The recovery in Asia travel demand will be a highlight for Delta this year. Both Europe and Latin America had recovered significantly last year, with the Pacific region presenting the most potential upside as travelers return. Delta will fly roughly 55 percent of its Asia-Pacific capacity — including Australia — in the June quarter that it did in 2019, according to Diio by Cirium schedules. China, where nonstop flights to and from the U.S. remain severely limited, and secondary cities in Japan are notably absent. But to Seoul, Delta’s main gateway to the region and the hub of partner Korean Air, capacity will be up 10 percent.
“Pacific demand is accelerating, and we expect record margins meaningfully ahead of pre-pandemic levels,” Hauenstein said. He added that Delta’s pact with Korean Air was “performing extremely well,” and set the airline up for future growth to Asia.
Air traffic control staffing in New York, the on-going pilot (captain) shortage hitting regional airlines, and late arriving Airbus and Boeing jets are just some of the issues limiting how much airlines can fly in the U.S. And those limits exist regardless of the strength of travel demand.
The U.S. “aviation infrastructure is still fragile,” Delta CEO Ed Bastian said. He was among the first airline executives to call out air traffic control staffing ahead of last summer when it first became a significant issue.
As a result, Delta has shaved several percentage points from its second quarter capacity growth, which is now forecast at up 17 percent from 2022 levels. Slower growth means that the carrier has pushed back its plan to fully recover to 2019 flying levels this summer to later in the year. That will likely be felt most at the hubs Delta had singled out for recovery this summer, its strongholds in Atlanta, Detroit, and Minneapolis-St. Paul.
“It was just a bit of a step back,” Hauenstein said of the capacity forecast. “Not really by demand, but really by supply, our supply was a little bit more constrained than we had hoped.”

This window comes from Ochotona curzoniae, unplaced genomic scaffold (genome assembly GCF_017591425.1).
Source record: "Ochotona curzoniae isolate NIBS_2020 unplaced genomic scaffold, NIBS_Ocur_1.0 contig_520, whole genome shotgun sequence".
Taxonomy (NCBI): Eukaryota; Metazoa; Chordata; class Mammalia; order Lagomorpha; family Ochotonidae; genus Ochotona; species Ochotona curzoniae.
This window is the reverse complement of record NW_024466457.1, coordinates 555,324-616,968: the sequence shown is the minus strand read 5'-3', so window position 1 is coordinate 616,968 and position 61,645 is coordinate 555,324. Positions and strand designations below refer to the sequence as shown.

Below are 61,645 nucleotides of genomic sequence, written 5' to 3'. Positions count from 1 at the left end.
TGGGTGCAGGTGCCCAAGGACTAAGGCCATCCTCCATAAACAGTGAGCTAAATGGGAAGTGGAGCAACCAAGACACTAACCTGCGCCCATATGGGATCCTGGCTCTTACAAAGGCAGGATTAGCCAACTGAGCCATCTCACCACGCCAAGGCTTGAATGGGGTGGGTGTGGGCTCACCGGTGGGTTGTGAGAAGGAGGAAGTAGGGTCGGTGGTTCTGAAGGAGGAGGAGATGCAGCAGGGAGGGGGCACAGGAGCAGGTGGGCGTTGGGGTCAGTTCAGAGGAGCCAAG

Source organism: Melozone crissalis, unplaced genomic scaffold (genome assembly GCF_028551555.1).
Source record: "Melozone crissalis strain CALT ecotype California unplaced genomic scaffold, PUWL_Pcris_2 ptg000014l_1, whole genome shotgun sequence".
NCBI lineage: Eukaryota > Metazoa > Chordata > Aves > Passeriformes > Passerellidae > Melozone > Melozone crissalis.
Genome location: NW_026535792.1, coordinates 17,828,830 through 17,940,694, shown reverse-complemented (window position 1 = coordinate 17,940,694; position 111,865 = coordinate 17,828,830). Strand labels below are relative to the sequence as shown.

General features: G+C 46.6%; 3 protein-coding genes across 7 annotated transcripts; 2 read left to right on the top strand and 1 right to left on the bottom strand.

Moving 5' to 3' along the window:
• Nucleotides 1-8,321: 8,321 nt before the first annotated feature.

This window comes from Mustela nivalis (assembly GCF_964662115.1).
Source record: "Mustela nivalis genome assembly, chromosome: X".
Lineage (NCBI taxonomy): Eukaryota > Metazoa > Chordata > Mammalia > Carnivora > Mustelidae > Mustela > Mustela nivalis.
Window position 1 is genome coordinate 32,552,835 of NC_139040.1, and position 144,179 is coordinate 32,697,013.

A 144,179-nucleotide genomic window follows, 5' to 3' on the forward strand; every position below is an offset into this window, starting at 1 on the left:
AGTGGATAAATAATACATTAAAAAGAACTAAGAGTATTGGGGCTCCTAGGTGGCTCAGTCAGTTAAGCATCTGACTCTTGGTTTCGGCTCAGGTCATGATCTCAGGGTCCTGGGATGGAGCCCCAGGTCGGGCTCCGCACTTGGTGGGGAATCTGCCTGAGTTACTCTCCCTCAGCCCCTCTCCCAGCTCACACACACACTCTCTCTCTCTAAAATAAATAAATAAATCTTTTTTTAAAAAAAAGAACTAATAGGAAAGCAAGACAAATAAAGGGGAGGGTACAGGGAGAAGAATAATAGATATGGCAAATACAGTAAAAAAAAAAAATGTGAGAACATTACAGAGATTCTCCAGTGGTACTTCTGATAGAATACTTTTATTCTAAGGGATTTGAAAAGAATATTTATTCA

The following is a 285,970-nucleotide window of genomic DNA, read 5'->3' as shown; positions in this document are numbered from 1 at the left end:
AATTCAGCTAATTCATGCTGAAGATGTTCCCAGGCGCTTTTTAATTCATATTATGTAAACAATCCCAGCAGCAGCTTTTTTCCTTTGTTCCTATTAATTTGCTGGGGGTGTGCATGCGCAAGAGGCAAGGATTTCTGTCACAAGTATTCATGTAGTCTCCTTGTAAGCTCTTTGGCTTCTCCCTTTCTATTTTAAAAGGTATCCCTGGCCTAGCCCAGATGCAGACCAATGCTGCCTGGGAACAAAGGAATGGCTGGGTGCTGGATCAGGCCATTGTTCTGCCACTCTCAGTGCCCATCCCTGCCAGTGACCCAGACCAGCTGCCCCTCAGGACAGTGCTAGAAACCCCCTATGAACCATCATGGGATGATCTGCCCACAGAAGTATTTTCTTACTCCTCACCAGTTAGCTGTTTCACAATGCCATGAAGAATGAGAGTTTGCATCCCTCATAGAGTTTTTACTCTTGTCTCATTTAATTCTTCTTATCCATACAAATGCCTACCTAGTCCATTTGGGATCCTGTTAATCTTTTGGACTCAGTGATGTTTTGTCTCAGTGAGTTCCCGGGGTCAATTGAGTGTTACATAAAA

In New York, where the U.S. Federal Aviation Administration has taken the extraordinary measure of acknowledging its shortage of air traffic controllers, the regulator is allowing airlines to reduce their schedules by 10 percent without fear of losing slots that have use-it-or-lose-it requirements. Delta is in active discussions regarding improving the situation after the summer, Executive Vice President of External Affairs Peter Carter said. The airline hopes flight cuts at the three main New York airports and Washington’s Reagan National are “only something we are going to need to do this summer.”
And The Numbers
Delta reported an operating profit of $546 million, adjusted for mark-to-market losses and $864 million in one-time charges related to its new pilots agreement. Its operating margin of 4.1 percent was at the low end of forecast, and net profit was $163 million. Revenue was up 36 percent year-over-year to $12.8 billion, and the key total unit revenues metric, or TRASM, increased 23 percent.
The airline expects another profit in the second quarter, and has forecast a 14-16 percent operating margin. Delta generated a 17 percent operating margin during the same period in 2019.
“The industry backdrop remains constructive, and we are well positioned to grow earnings and cash flow in 2023, ’24 and beyond,” Bastian said.